At Networking Field Day, Juniper Networks gave details and a technical deep dive into their Junos operating system for their routers. They specifically went into great detail about some of the automation now available. It’s genuinely impressive. But I really enjoyed how the presentation started.
Tech Field Day Events
Kentik takes an interesting approach to monitoring. They know a lot of people aren’t thrilled with tools taking in NetFlow data, as it doesn’t really work great with the rest of the networking toolset. The company didn’t want to throw NetFlow out with the bathwater. Instead, they try to throw a broad a net as possible to gather as many metrics on network performance as possible.
The big problem with a DDoS, especially one like Mirai, is how to discern real users in all that volume. If you simply “cut the hardline” and shut the network off, the DDoS was effectively successful, bringing you offline and disrupting business. Mirai made this particularly difficult, with it’s glut of IoT devices directed at the target. An effective solution needs to be able to keep your network running, and identify legitimate traffic from the noise. Enter Big Switch Networks’ BigSecure Architecture.
I saw Barefoot Networks at Networking Field Day last week. And the primary takeaway I got was how hard it is to design a standard network switch, and ASICs in general. What I never realized was the latency involved in this process, which is kind of funny for networking equipment. They laid out the problem as enterprise customers go to the network equipment companies and ask for a feature. If it’s a big customer or enough people ask for it, the equipment folks need to go to their software team to see how they are going to implement this, then go to their ASIC team to have this designed into their hardware. After all this time (often several years), the equipment maker then produces the switch. This equipment is now many years delayed from when that feature was needed, which is now locked into the hardware, and enters a completely different networking landscape. Barefoot Networks totally rethinks this idea.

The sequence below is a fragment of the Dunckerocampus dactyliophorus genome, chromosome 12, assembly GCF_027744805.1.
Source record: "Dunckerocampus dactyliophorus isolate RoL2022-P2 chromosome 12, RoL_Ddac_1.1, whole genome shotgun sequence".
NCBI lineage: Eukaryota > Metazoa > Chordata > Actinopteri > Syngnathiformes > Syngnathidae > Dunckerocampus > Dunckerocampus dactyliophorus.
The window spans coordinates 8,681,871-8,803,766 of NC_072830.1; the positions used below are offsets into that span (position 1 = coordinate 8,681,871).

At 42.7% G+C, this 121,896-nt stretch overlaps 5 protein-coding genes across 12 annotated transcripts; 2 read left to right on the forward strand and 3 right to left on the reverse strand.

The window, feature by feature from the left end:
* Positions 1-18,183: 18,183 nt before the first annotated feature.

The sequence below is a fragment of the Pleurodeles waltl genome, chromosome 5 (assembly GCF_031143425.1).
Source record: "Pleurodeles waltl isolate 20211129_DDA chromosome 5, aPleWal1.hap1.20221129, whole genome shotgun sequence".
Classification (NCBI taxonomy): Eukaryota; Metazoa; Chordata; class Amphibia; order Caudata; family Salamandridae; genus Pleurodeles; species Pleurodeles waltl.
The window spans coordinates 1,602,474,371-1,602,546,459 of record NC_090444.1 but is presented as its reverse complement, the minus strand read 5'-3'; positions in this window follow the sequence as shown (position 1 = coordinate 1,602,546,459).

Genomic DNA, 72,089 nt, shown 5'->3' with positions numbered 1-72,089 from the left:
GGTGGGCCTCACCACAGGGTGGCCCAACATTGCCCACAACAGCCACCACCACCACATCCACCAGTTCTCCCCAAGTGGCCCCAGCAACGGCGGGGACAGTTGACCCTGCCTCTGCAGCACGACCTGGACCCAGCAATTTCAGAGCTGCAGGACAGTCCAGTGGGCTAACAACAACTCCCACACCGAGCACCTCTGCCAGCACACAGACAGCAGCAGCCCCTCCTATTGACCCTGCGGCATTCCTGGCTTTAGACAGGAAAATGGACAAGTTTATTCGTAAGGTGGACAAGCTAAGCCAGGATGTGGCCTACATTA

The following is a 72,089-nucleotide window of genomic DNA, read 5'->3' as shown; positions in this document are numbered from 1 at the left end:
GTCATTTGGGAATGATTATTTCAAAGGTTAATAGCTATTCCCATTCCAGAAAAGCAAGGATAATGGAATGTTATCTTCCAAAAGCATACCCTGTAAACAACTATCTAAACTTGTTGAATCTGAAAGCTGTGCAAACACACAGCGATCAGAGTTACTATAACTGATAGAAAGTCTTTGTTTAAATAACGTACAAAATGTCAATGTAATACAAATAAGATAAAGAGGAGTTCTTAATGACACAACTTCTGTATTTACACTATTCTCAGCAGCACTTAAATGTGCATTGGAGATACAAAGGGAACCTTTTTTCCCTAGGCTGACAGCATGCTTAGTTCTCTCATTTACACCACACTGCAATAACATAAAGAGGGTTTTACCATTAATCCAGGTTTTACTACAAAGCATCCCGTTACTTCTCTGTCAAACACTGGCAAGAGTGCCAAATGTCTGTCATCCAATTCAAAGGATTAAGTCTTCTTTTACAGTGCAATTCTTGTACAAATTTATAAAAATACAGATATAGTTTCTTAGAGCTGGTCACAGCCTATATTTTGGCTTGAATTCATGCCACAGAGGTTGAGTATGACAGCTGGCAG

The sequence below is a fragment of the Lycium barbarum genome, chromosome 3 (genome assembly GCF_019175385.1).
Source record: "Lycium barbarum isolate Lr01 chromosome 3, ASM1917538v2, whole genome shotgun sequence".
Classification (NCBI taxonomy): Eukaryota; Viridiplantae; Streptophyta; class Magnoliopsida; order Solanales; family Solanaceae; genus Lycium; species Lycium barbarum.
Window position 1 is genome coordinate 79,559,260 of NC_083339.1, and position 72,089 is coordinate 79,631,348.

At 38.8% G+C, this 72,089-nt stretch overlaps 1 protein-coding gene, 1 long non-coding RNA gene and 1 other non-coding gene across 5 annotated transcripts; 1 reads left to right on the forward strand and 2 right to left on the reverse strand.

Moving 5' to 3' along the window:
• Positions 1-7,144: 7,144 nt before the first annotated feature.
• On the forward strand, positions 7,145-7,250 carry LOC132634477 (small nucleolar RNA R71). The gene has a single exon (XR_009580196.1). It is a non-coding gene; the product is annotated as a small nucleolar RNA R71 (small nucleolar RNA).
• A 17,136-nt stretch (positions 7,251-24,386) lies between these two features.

Comparison can also be a powerful tool. When framed against your peers, it can show you how something is relatively performing. In enterprise IT, it’s easy to get caught up in absolute metrics. We all have targets of how many IOPS we need, or how much latency is too much. But comparative metrics are also important. It would be nice to know if with an identical network setup, someone is getting substantially better performance overall. If nothing else, this give you an idea of where to start looks when problems come up. Most network monitoring and analytics focus on raw numbers without a comparison context. Nyansa’s Voyance solution puts it front and center.
Abstraction as a tool is nothing new. But a new trend I’m seeing from recent events is combining it with intentionality. This moves the abstraction from a tool to overview complexity, and into the ability to manage and direct it. At Networking Field Day this week, I saw such an implementation from Anuta Networks and their NCX network orchestration solution
The software-defined movement in enterprise IT seems exhausting at times. Are we saturated in solutions? There certainly are a burgeoning number of companies across a number of areas. But one area without much in the way of a solution is the cloud managed data center. This is where ZeroStack comes in.
The Tech Field Day team has a full roster of events for 2017. They will host two main events, starting in Austin from February 1st-3rd. The second comes on September 27th-29th in Silicon Valley. In between, there will also be three Tech Field Day Extra events at Intertop, Cisco Live US, and VMWorld US.
In 2017, Gestalt IT presents three Storage Field Day events, bringing together our independent delegates with industry-leading companies. The first will be held March 8-10 in Silicon Valley, followed by June 14-16 in Denver, and November 8-10 in Silicon Valley. Video from all of our events is live-streamed for anyone to view, and comprehensive recordings are posted and shared for later consumption or review. The Storage Field Day community also has a thriving presence on Twitter, Facebook, and LinkedIn to continue conversations throughout the year.
Tech Field Day is seven years old! Organizer in Chief Stephen Foskett looks back on how it got started, how its grown, and what the future looks like.